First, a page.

Byron Sharp’s views on the marketing industry are “from another century”, David Jones, founder and chief executive of "brandtech" group You & Mr Jones, said.
“Technology has disrupted marketing beyond recognition over the last decade. But it appears Byron Sharp has remained stuck back in 2010,” Jones, a former global chief executive of Havas, added.
Jones was criticising comments that Sharp made in a recent interview with Campaign to celebrate the 10-year anniversary of his seminal book How Brands Grow.
Sharp, professor of marketing science and director at the University of South Australia's Ehrenberg-Bass Institute for Marketing Science, told Campaign that nothing had fundamentally changed since his book was published in 2010.
He said marketers were too easily distracted by the day-to-day and missed big trends. He likened his thesis to Isaac Newton’s laws of gravity, saying they were scientific principles that do not change. And Sharp claimed that the media landscape had become simpler since his book launched, because it had been subject to huge consolidation.
Jones runs You & Mr Jones, the fast-growing technology group that owns companies including Blood, Gravity Road and Oliver. He launched the business in 2015 and it is now valued at $1.3bn (£1bn). Jones was also a founding member of Facebook’s client council.
He vehemently disagreed with Sharp’s take on the digital landscape.
For a start, he took issue with Sharp’s point that the internet was already a mature medium in 2010 and that nothing has fundamentally changed about the digital marketing landscape.
Jones said: “In 2009, Facebook’s revenue was $750 million. And none of that – zero – was in mobile. Last year, in 2019, Facebook’s revenue was $70 billion, of which 94% was mobile.
"I remember Mark Zuckerberg coming into a Facebook client council meeting early in 2012 and saying: 'We missed mobile.' But, as you can see, he caught up pretty quickly. Byron appears to have missed the last decade and the mobile revolution."
Next, Jones responded to Sharp’s warning to people to “check the real numbers” when it comes to the exponential growth of ecommerce.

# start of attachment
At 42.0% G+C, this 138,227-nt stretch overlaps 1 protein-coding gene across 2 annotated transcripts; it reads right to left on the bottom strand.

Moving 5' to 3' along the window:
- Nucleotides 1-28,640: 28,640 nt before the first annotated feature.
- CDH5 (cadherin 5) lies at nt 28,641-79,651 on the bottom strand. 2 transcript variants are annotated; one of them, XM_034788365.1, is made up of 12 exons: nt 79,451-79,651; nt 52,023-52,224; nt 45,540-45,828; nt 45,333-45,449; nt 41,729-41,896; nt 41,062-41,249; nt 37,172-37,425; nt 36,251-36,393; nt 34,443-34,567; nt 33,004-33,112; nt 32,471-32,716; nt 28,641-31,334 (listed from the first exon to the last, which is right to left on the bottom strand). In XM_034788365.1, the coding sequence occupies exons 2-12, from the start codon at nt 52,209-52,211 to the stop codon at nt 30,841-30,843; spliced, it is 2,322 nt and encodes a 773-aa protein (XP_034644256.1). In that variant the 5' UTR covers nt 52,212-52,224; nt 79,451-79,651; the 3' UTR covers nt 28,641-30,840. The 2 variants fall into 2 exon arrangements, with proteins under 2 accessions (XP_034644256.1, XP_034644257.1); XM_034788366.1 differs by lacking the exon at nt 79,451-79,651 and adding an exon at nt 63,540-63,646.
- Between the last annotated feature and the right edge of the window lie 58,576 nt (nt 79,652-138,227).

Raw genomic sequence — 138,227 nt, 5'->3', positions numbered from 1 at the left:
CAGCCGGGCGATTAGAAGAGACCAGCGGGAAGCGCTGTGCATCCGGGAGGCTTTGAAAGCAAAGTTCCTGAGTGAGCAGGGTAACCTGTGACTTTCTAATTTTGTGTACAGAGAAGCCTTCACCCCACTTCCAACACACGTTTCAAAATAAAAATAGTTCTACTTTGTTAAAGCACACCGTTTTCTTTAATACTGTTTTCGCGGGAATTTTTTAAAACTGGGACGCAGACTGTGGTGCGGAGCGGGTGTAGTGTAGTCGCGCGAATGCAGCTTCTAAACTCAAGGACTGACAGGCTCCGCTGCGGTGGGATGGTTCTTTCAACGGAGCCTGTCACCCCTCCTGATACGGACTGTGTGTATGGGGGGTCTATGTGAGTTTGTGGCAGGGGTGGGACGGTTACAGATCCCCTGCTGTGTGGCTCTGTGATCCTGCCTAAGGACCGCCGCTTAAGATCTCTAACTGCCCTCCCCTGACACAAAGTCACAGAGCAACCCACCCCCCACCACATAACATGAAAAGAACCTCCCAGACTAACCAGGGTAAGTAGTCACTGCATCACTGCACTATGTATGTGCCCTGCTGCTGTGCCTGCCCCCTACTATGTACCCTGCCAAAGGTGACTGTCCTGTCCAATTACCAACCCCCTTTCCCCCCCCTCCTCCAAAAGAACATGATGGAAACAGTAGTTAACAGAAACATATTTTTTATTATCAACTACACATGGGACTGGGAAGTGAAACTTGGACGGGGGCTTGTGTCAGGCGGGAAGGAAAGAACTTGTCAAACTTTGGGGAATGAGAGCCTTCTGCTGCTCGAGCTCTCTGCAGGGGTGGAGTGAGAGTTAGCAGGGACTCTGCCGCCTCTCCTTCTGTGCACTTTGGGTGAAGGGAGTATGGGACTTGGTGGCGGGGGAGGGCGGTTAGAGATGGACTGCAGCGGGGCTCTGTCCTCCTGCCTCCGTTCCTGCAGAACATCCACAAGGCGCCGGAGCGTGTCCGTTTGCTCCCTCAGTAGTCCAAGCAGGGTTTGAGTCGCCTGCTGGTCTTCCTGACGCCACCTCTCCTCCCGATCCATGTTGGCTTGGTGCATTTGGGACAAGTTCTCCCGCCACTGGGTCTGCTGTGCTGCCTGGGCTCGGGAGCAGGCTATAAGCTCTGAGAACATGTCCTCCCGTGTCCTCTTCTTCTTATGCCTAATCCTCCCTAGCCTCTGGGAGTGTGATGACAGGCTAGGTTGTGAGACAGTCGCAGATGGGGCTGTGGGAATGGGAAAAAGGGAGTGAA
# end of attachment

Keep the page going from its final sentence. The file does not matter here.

Jones said: “I think we all did check the real numbers. Ecommerce as a percentage of total US retail sales went from 5.6% to 16% between 2009 and 2019, and then to 27% in the eight weeks running up to April 2020 (according to US Department of Commerce and Bank of America numbers).
"That’s more growth in three months than in the previous decade and probably justifies the hype. Another proof point might be Amazon’s $1 trillion market cap.”
And, finally, he criticised Sharp’s point that the media world has actually got simpler.
“I’m not sure you could find anyone who works in marketing today who thinks this is true,” Jones argued.
“Gartner has said that the biggest bottleneck in marketing this decade will be content. Why? Because of the incredible number of different channels brands now need to create content for. The media world has become dramatically more complex.
"As [president of the Advertising Association] Keith Weed said in Ken Auletta’s book Frenemies: 'There has been more change in the last five years than in the last 25 years. The complexity of choice is brilliant, but equally challenging.'"
Jones concluded: “I’m pretty sure Byron knows all of this and is deliberately playing to his base – scared traditional clients who want to hear that it's still all about TV and mass marketing, and that they don't need digital transformation. They do. And Covid-19 has further accelerated digital transformation.
"His comments look like they belong to another century. It’s almost as if he’s taken a leaf out of the populist political movement and applied it to marketing. The populist political movement is dangerous for the world. The populist marketing movement is dangerous for brands that want to survive.
"In summary and to paraphrase Blackadder, I agreed with everything in Byron’s article, with one exception – the words.”
However, Sharp hit back at Jones' suggestion that he focuses on traditional media by pointing out that Facebook and Google are sponsors of the Ehrenberg-Bass Institute.
He told Campaign: “How Brands Grow is about fundamental laws; it doesn't discuss media tactics. The book was immediately popular amongst digital agencies, who I credit with considerable imagination in realising how the principles apply to their work.”
Sharp added: “Didn’t I say something in the article like ‘beware of charlatans who claim everything has changed’? This guy [Jones] appears to make his money from selling such stuff."